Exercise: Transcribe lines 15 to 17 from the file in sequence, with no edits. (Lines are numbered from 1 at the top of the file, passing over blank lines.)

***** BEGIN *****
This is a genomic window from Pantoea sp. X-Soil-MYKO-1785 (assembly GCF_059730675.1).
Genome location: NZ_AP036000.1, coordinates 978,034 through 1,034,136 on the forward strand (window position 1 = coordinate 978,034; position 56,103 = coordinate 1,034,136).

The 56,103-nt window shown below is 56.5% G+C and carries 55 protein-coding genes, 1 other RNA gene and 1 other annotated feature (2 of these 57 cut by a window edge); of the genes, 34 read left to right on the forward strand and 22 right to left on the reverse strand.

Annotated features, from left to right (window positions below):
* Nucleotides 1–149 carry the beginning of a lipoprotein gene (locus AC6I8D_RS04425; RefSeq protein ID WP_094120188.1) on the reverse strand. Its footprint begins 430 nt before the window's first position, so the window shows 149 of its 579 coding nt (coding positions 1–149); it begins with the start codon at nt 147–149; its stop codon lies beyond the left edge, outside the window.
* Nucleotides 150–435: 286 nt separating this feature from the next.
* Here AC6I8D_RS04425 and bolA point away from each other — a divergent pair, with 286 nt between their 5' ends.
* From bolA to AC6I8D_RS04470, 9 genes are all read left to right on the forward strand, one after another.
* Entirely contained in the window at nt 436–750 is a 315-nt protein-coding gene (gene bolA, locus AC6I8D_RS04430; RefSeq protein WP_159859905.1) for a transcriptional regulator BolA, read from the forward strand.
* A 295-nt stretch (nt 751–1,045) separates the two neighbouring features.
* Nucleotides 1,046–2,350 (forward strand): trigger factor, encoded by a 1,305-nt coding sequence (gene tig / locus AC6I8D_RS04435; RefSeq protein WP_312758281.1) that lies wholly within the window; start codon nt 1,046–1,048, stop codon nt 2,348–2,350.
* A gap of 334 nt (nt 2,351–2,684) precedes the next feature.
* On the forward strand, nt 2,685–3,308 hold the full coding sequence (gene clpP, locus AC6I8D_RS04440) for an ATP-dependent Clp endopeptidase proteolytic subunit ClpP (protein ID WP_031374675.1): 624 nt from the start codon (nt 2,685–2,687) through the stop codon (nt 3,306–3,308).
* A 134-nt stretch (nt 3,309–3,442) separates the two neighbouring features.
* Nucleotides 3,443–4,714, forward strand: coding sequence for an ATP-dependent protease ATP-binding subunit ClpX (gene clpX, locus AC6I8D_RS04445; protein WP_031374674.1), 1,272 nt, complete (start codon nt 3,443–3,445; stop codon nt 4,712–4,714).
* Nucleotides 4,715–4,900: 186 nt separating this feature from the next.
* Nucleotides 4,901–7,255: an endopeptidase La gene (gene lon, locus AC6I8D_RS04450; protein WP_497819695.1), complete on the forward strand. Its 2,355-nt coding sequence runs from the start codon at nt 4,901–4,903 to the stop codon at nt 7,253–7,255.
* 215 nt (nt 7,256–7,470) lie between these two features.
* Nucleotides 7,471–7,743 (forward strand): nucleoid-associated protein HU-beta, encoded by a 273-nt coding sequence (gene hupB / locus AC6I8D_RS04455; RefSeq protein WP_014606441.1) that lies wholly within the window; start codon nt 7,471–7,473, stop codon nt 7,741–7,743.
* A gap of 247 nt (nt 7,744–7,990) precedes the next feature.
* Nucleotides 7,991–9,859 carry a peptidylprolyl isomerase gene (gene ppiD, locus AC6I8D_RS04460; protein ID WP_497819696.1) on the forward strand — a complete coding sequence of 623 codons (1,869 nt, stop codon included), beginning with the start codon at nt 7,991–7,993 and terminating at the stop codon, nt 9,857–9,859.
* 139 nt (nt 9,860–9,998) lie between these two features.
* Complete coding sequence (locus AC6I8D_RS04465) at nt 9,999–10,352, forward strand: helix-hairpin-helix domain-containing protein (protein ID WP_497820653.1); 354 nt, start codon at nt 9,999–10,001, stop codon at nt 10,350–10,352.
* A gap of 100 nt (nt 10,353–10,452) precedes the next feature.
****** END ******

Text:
* Nucleotides 3,443–4,714, forward strand: coding sequence for an ATP-dependent protease ATP-binding subunit ClpX (gene clpX, locus AC6I8D_RS04445; protein WP_031374674.1), 1,272 nt, complete (start codon nt 3,443–3,445; stop codon nt 4,712–4,714).
* Nucleotides 4,715–4,900: 186 nt separating this feature from the next.
* Nucleotides 4,901–7,255: an endopeptidase La gene (gene lon, locus AC6I8D_RS04450; protein WP_497819695.1), complete on the forward strand. Its 2,355-nt coding sequence runs from the start codon at nt 4,901–4,903 to the stop codon at nt 7,253–7,255.